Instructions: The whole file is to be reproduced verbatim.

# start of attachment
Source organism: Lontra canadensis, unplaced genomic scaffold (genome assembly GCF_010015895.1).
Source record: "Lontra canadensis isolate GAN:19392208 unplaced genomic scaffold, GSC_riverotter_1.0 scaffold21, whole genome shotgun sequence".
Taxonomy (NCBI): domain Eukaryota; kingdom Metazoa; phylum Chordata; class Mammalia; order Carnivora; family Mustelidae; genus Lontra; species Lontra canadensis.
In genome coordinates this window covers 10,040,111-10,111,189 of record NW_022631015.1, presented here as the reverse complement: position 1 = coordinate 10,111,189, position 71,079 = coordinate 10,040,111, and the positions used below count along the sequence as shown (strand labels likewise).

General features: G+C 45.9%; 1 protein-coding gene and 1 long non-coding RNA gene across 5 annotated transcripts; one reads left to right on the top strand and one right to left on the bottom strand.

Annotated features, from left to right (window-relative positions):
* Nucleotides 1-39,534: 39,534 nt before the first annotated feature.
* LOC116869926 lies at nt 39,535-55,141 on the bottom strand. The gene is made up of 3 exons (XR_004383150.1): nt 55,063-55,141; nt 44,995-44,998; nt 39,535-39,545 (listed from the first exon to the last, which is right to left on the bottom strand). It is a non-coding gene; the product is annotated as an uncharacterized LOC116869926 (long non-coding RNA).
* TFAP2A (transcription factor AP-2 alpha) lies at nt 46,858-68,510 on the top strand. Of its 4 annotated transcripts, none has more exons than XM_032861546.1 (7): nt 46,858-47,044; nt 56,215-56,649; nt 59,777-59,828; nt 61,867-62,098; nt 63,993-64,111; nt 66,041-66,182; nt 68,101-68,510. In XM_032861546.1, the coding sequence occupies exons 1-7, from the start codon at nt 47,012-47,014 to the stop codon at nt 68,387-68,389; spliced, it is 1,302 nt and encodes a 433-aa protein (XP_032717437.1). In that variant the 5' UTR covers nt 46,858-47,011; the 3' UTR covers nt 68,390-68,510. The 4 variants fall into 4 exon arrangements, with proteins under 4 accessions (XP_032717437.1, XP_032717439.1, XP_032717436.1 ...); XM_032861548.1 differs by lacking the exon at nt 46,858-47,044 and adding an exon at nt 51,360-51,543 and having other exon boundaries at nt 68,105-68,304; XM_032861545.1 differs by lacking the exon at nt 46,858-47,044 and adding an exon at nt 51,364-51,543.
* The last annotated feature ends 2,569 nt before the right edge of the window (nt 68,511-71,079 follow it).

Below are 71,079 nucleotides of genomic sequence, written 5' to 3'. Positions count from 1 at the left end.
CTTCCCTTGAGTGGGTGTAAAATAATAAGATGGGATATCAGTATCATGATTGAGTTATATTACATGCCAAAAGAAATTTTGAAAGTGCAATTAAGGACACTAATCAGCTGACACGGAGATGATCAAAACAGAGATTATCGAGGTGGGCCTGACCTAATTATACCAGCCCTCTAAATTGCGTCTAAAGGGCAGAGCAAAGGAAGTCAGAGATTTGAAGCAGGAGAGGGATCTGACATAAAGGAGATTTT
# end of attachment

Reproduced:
Source organism: Lontra canadensis, unplaced genomic scaffold (genome assembly GCF_010015895.1).
Source record: "Lontra canadensis isolate GAN:19392208 unplaced genomic scaffold, GSC_riverotter_1.0 scaffold21, whole genome shotgun sequence".
Taxonomy (NCBI): domain Eukaryota; kingdom Metazoa; phylum Chordata; class Mammalia; order Carnivora; family Mustelidae; genus Lontra; species Lontra canadensis.
In genome coordinates this window covers 10,040,111-10,111,189 of record NW_022631015.1, presented here as the reverse complement: position 1 = coordinate 10,111,189, position 71,079 = coordinate 10,040,111, and the positions used below count along the sequence as shown (strand labels likewise).

General features: G+C 45.9%; 1 protein-coding gene and 1 long non-coding RNA gene across 5 annotated transcripts; one reads left to right on the top strand and one right to left on the bottom strand.

Annotated features, from left to right (window-relative positions):
* Nucleotides 1-39,534: 39,534 nt before the first annotated feature.
* LOC116869926 lies at nt 39,535-55,141 on the bottom strand. The gene is made up of 3 exons (XR_004383150.1): nt 55,063-55,141; nt 44,995-44,998; nt 39,535-39,545 (listed from the first exon to the last, which is right to left on the bottom strand). It is a non-coding gene; the product is annotated as an uncharacterized LOC116869926 (long non-coding RNA).
* TFAP2A (transcription factor AP-2 alpha) lies at nt 46,858-68,510 on the top strand. Of its 4 annotated transcripts, none has more exons than XM_032861546.1 (7): nt 46,858-47,044; nt 56,215-56,649; nt 59,777-59,828; nt 61,867-62,098; nt 63,993-64,111; nt 66,041-66,182; nt 68,101-68,510. In XM_032861546.1, the coding sequence occupies exons 1-7, from the start codon at nt 47,012-47,014 to the stop codon at nt 68,387-68,389; spliced, it is 1,302 nt and encodes a 433-aa protein (XP_032717437.1). In that variant the 5' UTR covers nt 46,858-47,011; the 3' UTR covers nt 68,390-68,510. The 4 variants fall into 4 exon arrangements, with proteins under 4 accessions (XP_032717437.1, XP_032717439.1, XP_032717436.1 ...); XM_032861548.1 differs by lacking the exon at nt 46,858-47,044 and adding an exon at nt 51,360-51,543 and having other exon boundaries at nt 68,105-68,304; XM_032861545.1 differs by lacking the exon at nt 46,858-47,044 and adding an exon at nt 51,364-51,543.
* The last annotated feature ends 2,569 nt before the right edge of the window (nt 68,511-71,079 follow it).

Below are 71,079 nucleotides of genomic sequence, written 5' to 3'. Positions count from 1 at the left end.
CTTCCCTTGAGTGGGTGTAAAATAATAAGATGGGATATCAGTATCATGATTGAGTTATATTACATGCCAAAAGAAATTTTGAAAGTGCAATTAAGGACACTAATCAGCTGACACGGAGATGATCAAAACAGAGATTATCGAGGTGGGCCTGACCTAATTATACCAGCCCTCTAAATTGCGTCTAAAGGGCAGAGCAAAGGAAGTCAGAGATTTGAAGCAGGAGAGGGATCTGACATAAAGGAGATTTT